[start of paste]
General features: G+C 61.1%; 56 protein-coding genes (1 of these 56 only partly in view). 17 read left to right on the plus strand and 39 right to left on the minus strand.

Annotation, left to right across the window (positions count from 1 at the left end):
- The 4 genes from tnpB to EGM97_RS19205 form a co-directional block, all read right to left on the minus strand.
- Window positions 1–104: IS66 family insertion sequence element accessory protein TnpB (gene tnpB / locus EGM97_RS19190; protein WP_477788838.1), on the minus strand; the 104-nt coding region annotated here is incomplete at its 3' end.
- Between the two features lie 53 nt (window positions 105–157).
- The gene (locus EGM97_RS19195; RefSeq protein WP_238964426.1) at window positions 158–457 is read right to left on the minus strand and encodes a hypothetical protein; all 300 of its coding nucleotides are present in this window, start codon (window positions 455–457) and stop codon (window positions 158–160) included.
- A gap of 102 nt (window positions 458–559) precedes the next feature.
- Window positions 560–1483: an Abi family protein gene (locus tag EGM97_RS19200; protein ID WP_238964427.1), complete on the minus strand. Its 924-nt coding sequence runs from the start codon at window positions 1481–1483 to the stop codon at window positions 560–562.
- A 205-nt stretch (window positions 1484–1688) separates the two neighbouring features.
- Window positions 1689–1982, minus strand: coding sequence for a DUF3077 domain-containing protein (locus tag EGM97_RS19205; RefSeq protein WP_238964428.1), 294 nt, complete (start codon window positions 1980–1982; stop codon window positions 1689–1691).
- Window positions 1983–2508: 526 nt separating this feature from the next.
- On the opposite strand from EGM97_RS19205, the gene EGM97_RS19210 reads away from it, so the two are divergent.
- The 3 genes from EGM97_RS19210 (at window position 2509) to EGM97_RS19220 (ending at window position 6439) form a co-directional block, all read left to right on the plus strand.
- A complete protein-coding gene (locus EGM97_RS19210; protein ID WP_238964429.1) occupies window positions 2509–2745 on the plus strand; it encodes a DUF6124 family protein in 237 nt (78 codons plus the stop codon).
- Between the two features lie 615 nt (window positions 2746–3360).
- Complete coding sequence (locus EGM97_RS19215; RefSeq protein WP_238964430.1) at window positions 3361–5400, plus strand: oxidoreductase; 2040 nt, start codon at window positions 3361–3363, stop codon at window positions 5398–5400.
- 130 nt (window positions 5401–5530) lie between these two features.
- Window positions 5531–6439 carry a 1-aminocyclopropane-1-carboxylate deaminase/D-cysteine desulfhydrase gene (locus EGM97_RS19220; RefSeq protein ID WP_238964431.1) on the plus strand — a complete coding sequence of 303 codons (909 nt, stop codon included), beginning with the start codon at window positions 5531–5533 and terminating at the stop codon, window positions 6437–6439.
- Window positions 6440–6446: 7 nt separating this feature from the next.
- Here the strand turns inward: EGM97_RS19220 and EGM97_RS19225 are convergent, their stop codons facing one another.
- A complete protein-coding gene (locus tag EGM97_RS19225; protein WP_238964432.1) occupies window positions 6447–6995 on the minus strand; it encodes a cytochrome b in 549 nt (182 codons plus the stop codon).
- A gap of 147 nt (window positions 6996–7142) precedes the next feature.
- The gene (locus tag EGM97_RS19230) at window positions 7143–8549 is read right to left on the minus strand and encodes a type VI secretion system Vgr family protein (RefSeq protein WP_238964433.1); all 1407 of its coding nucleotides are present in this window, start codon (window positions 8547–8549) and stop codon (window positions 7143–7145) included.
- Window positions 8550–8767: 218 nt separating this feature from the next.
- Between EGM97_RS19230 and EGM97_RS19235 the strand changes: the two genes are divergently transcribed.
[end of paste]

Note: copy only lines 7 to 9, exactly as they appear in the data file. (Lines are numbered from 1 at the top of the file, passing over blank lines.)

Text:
- A gap of 102 nt (window positions 458–559) precedes the next feature.
- Window positions 560–1483: an Abi family protein gene (locus tag EGM97_RS19200; protein ID WP_238964427.1), complete on the minus strand. Its 924-nt coding sequence runs from the start codon at window positions 1481–1483 to the stop codon at window positions 560–562.
- A 205-nt stretch (window positions 1484–1688) separates the two neighbouring features.